American Porter: Black IPA
American Stout: Also Black IPA
American Wild Ales: Sour IPA

Hell, even the European lagers can feature moderate hop aroma.  

Basically, anything except Belgians are IPAs...unless they're Belgian IPAs.

So you've created a difference without a distinction.

The Appearance and the Reality of a Lack of Choice

If you have something that can include everything, then it arguably means nothing.  Maybe that's just the way we're trending: "IPA" means whatever anyone wants, with a general kind of presumption that it means Americanized or Craft.  If so, it's a bad call. It means that, without doing some reading, you're not going to know if you have a 90-IBU tongue-scraper on your hands or something that's basically a Beermosa.  

It'll sell well, though, I'm sure...for a while.

I'm not predicting the derailment of the IPA Train, quite.  But I'll say this: one of the biggest complaints that craft beer drinkers had in the bad old days was that tap lists were just wall-to-wall light lagers - it was just a question of which one you could tolerate or had identified with.

We're heading back that way, just with IPA instead of macro lager.

On the one hand, this is real.  Go to any "craft beer bar" (or something trying to be) and you'll probably see quite the run of 6-7%, 60-IBU, generally-pale IPAs on offer.  The same also goes for bars that want to carry a couple of "craft" taps: I've virtually never seen one where those 2-3 taps aren't IPAs.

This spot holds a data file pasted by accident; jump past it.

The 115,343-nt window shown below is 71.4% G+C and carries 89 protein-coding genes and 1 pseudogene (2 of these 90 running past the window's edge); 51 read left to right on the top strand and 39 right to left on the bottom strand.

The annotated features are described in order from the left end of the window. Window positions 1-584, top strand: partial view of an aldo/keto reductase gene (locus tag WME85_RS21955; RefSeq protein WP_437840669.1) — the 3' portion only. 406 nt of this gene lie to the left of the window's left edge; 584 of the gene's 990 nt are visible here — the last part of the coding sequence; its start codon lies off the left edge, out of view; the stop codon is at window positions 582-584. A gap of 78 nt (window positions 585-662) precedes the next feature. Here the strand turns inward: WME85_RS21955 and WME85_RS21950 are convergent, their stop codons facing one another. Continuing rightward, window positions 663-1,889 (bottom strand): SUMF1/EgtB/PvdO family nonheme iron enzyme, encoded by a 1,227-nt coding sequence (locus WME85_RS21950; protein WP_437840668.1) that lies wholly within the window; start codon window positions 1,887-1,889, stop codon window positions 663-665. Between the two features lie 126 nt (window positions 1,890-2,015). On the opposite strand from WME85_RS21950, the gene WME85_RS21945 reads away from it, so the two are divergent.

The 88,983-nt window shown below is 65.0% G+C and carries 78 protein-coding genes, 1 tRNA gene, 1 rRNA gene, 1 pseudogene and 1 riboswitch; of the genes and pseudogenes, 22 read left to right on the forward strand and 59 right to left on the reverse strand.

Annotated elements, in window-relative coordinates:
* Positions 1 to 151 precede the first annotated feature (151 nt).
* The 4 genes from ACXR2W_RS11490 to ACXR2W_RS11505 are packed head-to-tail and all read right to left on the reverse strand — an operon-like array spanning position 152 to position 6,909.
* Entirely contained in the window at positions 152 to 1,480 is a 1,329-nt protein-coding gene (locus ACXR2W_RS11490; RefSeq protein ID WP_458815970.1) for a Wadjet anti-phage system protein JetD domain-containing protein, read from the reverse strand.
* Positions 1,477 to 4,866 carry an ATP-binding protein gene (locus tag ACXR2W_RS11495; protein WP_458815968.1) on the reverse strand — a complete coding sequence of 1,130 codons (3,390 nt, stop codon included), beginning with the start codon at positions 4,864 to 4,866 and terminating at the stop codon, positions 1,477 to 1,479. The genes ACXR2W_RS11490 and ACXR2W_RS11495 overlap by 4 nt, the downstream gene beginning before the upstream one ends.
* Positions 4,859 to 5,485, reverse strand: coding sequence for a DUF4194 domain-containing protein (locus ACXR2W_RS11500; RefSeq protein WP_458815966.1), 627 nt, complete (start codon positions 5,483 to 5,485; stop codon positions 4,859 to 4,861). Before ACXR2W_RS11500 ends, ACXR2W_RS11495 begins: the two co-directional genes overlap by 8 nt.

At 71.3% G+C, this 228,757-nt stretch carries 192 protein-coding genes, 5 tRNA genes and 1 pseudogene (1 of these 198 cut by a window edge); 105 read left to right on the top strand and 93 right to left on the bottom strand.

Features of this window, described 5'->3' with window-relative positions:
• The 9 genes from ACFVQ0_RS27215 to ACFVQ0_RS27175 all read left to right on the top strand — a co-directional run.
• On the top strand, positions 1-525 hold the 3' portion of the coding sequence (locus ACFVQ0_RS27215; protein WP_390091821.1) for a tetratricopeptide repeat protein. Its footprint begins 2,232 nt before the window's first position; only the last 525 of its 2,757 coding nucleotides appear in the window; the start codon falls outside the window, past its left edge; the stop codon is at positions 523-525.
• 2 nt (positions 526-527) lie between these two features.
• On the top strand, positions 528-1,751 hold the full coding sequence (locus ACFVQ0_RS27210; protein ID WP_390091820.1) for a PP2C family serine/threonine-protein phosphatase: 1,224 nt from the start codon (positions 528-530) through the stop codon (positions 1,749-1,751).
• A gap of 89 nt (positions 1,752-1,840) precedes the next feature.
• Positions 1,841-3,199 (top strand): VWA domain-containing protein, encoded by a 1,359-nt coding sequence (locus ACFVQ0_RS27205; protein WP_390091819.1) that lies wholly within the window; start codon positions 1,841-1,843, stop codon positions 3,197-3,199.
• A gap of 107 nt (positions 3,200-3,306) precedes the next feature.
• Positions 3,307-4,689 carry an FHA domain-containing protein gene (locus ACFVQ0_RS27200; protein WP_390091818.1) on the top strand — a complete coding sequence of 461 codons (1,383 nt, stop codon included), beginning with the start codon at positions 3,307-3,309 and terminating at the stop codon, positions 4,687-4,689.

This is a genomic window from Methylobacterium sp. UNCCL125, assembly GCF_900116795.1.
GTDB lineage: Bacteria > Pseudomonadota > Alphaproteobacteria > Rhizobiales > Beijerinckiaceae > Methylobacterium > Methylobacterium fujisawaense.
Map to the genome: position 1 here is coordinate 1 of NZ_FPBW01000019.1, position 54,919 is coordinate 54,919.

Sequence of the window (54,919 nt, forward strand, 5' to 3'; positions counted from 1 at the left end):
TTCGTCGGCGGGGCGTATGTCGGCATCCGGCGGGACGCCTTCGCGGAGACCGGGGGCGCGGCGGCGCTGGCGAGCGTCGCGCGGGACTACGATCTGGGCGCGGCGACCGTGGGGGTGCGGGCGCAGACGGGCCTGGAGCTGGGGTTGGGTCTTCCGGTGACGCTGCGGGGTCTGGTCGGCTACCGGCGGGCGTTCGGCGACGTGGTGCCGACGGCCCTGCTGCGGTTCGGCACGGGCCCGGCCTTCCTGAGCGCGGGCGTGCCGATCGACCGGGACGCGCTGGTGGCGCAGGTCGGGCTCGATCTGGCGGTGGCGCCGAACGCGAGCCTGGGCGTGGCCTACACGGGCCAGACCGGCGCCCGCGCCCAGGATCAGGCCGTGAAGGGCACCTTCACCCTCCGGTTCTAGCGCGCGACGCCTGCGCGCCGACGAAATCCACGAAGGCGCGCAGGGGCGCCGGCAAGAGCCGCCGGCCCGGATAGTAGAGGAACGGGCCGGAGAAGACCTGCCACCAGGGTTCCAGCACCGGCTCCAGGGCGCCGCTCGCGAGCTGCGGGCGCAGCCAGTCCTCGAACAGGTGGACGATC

On the other hand, though, this is illusory - and becoming more so - because of this "catch-all" nomenclature of the IPA.  Even if there's a range of beers on offer, practically, it's hard to know that because everything's labeled "IPA."

And IPA is now, from a communication standpoint, a hollow name.  It doesn't mean anything.  

This has a simple solution, by the way: just call things what they are.  Don't jam them into an ill-fitting "new" nomenclature when they already have a name.  If something is closer to our typical understanding of Porter than our typical understanding of IPA, call it a Porter.  Proximity.  A "spatial" theory of beer style names.  Because, as previously discussed, these names are the single best and easiest tool we have to have some idea of what we're getting when we buy/order beer.

IPA Doesn't Exist Anymore

What's the practical impact of this one-beer-size-fits-all naming approach?  It means IPA doesn't exist anymore.  It's like how "trucks" wouldn't exist anymore if I could sell you a motorcycle and claim it's a "two-wheeled open-air no-cargo light truck."

Trucks can come in all kinds of shapes and configurations.  There are extended cabs, bed-covered things that look more like SUVs, compact trucks, panel trucks, heavy duty and super duty and light duty, and more.  We know what a truck is.

This kind of nominal "death by smothering" is a fascinating way for the IPA to go out: in plain sight, on every tap list, as the best-selling craft beer.  

I honestly wonder if and when we'll actually get around to noticing that it's pulling a "Weekend at Bernie's" and masquerading as alive, when in reality it's been dead for some time.

Keep it simple.